Kindred Agrees to Pay $12 Million to Settle Labor Related Charges

Kindred Healthcare (NYSE: KND) and one of its subsidiaries have agreed to settle a class action suit alleging the companies failed to pay some workers minimum wage or provide them adequate breaks, violating California law.

Louisville, Kentucky-based Kindred, along with Gentiva Certified Healthcare, reached a deal to pay $12 million to roughly 1,600 people who worked as skilled home health care clinicians during a period of time between 2012 and 2016, according to an April 6 court filing.

Kindred had not responded to Home Health Care News’ request for comment as of press time.


Specifically, the class action suit included per diem, part-time and full-time occupational therapists, physical therapists, registered nurses, licensed vocational nurses and speech therapists. The settlement is projected to provide an average recovery of $5,415 per class member.

In an initial complaint filed in 2016, the plaintiffs alleged Kindred, Gentiva and some of their subsidiaries denied wages owed under California law and violated other provisions of the California Labor Code. Gentiva was acquired by Kindred in 2015.

“[The companies] failed to pay clinicians…for all hours worked, to pay minimum wage for all hours worked and nonproductive time, and to issue accurate wage statements with all legally required information,” the complaint read. “Defendants have also failed to provide the overtime pay, meal periods, and rest periods mandated by California law.”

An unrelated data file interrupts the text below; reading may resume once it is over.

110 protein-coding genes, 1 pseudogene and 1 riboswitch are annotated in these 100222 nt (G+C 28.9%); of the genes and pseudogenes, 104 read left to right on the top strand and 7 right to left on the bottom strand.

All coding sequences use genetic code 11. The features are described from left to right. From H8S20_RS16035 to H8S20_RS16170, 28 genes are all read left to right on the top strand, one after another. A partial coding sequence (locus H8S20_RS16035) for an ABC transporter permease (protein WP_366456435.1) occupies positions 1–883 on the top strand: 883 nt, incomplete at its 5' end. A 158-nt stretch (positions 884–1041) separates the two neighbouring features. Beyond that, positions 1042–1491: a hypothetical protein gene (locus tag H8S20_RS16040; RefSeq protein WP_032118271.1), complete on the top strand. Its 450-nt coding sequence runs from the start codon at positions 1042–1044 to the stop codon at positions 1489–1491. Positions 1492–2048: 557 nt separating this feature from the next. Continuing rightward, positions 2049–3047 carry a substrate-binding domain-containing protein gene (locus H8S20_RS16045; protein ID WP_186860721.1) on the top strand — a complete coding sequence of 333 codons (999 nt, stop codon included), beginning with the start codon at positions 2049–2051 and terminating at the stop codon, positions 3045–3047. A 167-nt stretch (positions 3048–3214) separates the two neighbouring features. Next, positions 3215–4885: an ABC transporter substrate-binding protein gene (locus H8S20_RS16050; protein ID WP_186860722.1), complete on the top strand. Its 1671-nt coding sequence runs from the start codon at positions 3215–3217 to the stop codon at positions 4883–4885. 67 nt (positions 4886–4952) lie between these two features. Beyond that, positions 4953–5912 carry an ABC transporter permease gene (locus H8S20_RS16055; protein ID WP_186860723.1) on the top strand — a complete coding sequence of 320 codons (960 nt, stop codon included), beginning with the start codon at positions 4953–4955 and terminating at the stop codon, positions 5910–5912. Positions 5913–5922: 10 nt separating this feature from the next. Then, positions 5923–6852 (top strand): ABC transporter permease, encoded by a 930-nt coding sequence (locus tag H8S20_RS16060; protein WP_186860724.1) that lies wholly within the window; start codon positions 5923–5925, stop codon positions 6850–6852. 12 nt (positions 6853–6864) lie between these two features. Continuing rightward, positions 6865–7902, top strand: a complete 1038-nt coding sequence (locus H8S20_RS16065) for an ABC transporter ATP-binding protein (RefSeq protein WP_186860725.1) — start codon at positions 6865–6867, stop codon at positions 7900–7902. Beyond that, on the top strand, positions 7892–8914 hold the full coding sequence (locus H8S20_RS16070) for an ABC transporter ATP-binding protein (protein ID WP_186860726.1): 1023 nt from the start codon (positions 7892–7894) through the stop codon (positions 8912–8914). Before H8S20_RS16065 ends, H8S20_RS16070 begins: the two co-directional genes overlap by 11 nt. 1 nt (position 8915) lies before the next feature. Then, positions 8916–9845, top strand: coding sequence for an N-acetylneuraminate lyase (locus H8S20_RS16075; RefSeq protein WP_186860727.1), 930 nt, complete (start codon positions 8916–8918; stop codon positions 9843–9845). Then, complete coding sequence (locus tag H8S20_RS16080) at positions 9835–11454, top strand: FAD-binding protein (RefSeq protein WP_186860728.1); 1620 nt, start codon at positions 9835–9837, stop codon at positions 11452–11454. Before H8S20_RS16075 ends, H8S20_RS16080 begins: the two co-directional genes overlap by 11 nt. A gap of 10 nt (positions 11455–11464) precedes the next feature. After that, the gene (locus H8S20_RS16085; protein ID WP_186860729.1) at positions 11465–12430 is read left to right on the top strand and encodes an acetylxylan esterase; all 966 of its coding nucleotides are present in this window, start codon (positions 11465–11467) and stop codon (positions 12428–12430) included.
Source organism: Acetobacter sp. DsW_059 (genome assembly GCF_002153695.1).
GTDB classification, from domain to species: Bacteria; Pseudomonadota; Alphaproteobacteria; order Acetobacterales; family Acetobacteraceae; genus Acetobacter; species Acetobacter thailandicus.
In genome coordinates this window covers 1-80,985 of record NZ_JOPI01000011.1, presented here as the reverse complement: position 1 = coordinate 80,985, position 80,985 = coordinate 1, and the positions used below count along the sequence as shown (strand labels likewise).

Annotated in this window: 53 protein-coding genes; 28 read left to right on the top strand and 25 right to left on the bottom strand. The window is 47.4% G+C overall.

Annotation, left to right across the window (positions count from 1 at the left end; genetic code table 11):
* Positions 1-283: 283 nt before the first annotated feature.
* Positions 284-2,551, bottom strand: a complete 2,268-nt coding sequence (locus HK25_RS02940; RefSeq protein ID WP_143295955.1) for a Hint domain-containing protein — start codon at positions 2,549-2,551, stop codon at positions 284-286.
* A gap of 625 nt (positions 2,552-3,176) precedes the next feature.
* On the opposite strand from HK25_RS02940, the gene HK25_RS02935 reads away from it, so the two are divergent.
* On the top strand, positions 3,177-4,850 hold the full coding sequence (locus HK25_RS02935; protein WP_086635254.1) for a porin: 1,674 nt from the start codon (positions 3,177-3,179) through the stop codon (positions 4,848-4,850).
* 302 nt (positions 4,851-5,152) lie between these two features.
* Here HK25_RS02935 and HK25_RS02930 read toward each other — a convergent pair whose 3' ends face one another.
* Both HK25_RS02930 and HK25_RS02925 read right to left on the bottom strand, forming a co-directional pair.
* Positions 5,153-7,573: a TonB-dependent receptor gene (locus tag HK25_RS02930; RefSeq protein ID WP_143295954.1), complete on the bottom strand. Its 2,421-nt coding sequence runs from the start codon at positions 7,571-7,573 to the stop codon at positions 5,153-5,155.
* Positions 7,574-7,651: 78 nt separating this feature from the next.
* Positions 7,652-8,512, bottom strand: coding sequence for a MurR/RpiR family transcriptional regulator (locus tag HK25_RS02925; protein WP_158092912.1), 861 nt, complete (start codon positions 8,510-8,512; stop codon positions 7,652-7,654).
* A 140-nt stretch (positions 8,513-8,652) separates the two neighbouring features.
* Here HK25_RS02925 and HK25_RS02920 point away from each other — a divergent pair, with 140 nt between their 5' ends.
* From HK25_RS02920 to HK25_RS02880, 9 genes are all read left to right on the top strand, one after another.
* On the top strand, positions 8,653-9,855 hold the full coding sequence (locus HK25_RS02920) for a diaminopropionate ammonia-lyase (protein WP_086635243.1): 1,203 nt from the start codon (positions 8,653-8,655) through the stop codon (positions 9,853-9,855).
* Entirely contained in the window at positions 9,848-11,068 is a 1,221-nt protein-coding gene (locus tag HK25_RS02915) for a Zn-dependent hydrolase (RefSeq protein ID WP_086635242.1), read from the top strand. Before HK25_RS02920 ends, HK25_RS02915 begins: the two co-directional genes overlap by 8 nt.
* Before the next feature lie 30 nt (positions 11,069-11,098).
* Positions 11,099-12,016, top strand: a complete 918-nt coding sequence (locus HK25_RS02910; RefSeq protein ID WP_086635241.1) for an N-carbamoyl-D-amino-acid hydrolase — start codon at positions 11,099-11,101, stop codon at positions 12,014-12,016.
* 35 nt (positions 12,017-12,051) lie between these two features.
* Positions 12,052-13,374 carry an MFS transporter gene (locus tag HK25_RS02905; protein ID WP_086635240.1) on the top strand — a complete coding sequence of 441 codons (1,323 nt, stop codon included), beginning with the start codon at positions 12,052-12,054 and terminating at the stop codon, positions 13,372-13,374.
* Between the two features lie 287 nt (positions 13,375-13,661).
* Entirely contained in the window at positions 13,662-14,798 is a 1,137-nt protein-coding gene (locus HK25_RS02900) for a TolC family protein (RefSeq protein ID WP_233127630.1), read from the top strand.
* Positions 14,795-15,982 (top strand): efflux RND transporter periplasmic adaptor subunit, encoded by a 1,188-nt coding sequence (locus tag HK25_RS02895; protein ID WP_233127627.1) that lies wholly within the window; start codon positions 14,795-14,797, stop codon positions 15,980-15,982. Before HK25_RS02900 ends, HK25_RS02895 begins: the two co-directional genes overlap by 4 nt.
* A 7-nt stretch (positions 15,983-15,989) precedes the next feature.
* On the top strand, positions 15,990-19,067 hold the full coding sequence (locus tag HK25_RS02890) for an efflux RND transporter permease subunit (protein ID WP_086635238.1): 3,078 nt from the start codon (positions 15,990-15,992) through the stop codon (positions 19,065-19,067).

Kindred denied the allegations and defended itself in a subsequent answer to the complaint. Though an initial attempt to settle the dispute fell apart in April of last year, the two parties reached an agreement with the help of a neutral mediator last November.

This settlement comes as Kindred is preparing to sell its home health and hospice business to insurance giant Humana (NYSE: HUM) and two private equity groups. Last month, the firm overcame a lawsuit by a major shareholder seeking to delay or block the vote to sell the company for $9 per share.

Written by Tim Regan

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